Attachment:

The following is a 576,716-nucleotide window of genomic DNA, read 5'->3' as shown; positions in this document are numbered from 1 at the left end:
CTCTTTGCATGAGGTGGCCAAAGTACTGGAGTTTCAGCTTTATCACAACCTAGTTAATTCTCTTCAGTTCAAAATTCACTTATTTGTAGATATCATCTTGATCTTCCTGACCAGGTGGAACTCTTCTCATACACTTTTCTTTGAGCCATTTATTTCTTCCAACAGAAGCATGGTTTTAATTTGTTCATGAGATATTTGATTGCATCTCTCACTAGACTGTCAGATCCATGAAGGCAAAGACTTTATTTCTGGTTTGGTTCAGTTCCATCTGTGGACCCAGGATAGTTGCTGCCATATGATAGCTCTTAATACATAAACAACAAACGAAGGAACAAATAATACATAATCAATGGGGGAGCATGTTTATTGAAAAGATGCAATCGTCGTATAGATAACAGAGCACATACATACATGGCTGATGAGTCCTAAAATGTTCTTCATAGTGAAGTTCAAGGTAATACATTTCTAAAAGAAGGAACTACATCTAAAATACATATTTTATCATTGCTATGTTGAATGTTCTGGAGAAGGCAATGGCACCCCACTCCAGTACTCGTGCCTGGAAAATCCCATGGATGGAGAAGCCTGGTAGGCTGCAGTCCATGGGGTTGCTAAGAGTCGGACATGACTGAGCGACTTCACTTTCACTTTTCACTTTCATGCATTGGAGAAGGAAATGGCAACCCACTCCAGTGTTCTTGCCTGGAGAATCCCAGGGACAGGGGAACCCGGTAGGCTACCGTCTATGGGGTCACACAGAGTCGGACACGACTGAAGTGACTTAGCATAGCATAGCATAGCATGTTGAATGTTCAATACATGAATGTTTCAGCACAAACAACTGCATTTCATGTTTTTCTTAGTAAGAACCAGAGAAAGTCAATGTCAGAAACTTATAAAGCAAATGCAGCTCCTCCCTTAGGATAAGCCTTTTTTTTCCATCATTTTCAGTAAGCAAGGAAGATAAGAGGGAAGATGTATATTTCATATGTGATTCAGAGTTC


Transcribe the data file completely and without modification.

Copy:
The following is a 576,716-nucleotide window of genomic DNA, read 5'->3' as shown; positions in this document are numbered from 1 at the left end:
CTCTTTGCATGAGGTGGCCAAAGTACTGGAGTTTCAGCTTTATCACAACCTAGTTAATTCTCTTCAGTTCAAAATTCACTTATTTGTAGATATCATCTTGATCTTCCTGACCAGGTGGAACTCTTCTCATACACTTTTCTTTGAGCCATTTATTTCTTCCAACAGAAGCATGGTTTTAATTTGTTCATGAGATATTTGATTGCATCTCTCACTAGACTGTCAGATCCATGAAGGCAAAGACTTTATTTCTGGTTTGGTTCAGTTCCATCTGTGGACCCAGGATAGTTGCTGCCATATGATAGCTCTTAATACATAAACAACAAACGAAGGAACAAATAATACATAATCAATGGGGGAGCATGTTTATTGAAAAGATGCAATCGTCGTATAGATAACAGAGCACATACATACATGGCTGATGAGTCCTAAAATGTTCTTCATAGTGAAGTTCAAGGTAATACATTTCTAAAAGAAGGAACTACATCTAAAATACATATTTTATCATTGCTATGTTGAATGTTCTGGAGAAGGCAATGGCACCCCACTCCAGTACTCGTGCCTGGAAAATCCCATGGATGGAGAAGCCTGGTAGGCTGCAGTCCATGGGGTTGCTAAGAGTCGGACATGACTGAGCGACTTCACTTTCACTTTTCACTTTCATGCATTGGAGAAGGAAATGGCAACCCACTCCAGTGTTCTTGCCTGGAGAATCCCAGGGACAGGGGAACCCGGTAGGCTACCGTCTATGGGGTCACACAGAGTCGGACACGACTGAAGTGACTTAGCATAGCATAGCATAGCATGTTGAATGTTCAATACATGAATGTTTCAGCACAAACAACTGCATTTCATGTTTTTCTTAGTAAGAACCAGAGAAAGTCAATGTCAGAAACTTATAAAGCAAATGCAGCTCCTCCCTTAGGATAAGCCTTTTTTTTCCATCATTTTCAGTAAGCAAGGAAGATAAGAGGGAAGATGTATATTTCATATGTGATTCAGAGTTC